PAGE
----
When rhino horn has increased in value from $4700 a kilo twenty years ago, to $65,000 a kilo today, radical strategies are needed to address the poaching that is driving the rhino rapidly toward extinction. Kevin Charles Redmon takes a look at the possibility of rhino farming:
As parties to the international Convention on International Trade in Endangered Species (Cites) meet in Bangkok this week, a team of Australian conservationists are presenting an unusual—and controversial—proposal: in order to save the remaining African rhinos, farm them for their horns.
The economic logic goes like this: demand for horn is inelastic and growing, so a trade ban (which restricts supply) only drives up prices, making the illicit good more valuable—and giving poachers greater incentive to slaughter the animal.
“Rhino horn is used for dagger handles in Yemen and has been used in Chinese traditional medicine for millennia as a presumed cure for a wide range of ailments,” explains Duan Biggs, a postdoctoral research fellow at the University of Queensland, in a March issue of Science. “Rapid economic growth in east and southeast Asia is assumed to be the primary factor driving the increased demand for horn.” Conservation managers have even tried preempting poachers by de-horning animals in their care, to no avail; the stubs are simply too valuable to pass up. (As documented in the 2012National Geographic article, “Rhino Wars,” African wildlife conservation has become as militarized as America’s “war on drugs,” with the same miserable failures.)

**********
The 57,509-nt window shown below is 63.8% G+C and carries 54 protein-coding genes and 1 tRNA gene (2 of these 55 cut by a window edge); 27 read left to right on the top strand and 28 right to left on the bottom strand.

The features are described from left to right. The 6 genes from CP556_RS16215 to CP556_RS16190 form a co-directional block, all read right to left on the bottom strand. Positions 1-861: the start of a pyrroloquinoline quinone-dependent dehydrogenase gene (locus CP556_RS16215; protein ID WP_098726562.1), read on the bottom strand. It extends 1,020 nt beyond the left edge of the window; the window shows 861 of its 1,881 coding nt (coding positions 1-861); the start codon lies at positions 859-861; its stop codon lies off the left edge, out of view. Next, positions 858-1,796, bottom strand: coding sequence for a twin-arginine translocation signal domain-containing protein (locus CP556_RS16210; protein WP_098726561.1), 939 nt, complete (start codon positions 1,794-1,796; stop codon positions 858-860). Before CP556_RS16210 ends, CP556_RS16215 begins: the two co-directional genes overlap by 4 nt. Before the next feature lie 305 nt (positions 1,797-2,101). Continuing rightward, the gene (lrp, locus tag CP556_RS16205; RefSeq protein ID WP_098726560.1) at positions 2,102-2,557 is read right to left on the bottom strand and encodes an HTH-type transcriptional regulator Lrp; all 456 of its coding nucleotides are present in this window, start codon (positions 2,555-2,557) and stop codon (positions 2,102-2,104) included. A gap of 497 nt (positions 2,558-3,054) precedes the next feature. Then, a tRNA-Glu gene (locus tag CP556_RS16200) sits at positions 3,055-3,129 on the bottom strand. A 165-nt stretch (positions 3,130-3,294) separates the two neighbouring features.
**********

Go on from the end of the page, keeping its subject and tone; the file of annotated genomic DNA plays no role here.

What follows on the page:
But horn harvesting need not be an all-or-nothing proposition.
“Rhino horn is composed entirely of keratin and regrows when cut,” writes Biggs. “Sedating a rhino to shave its horn can be done for as little as $20.” A white rhino produces about a kilo of horn per year, and the current global demand could be met by “farming” as few as 5,000 animals on a private, well-guarded preserve. (Natural rhino death “would also provide hundreds of horns annually,” even as the herd continues to grow at a rate near 10 percent.) The millions of dollars generated by the legal enterprise could be used to fund further conservation efforts, such as wildland preservation, sustainable rural development, and field research.
It’s not a solution that feels good. But it is a practical proposal that might actually make a difference, and the times we are in demand progress more than philosophical purity.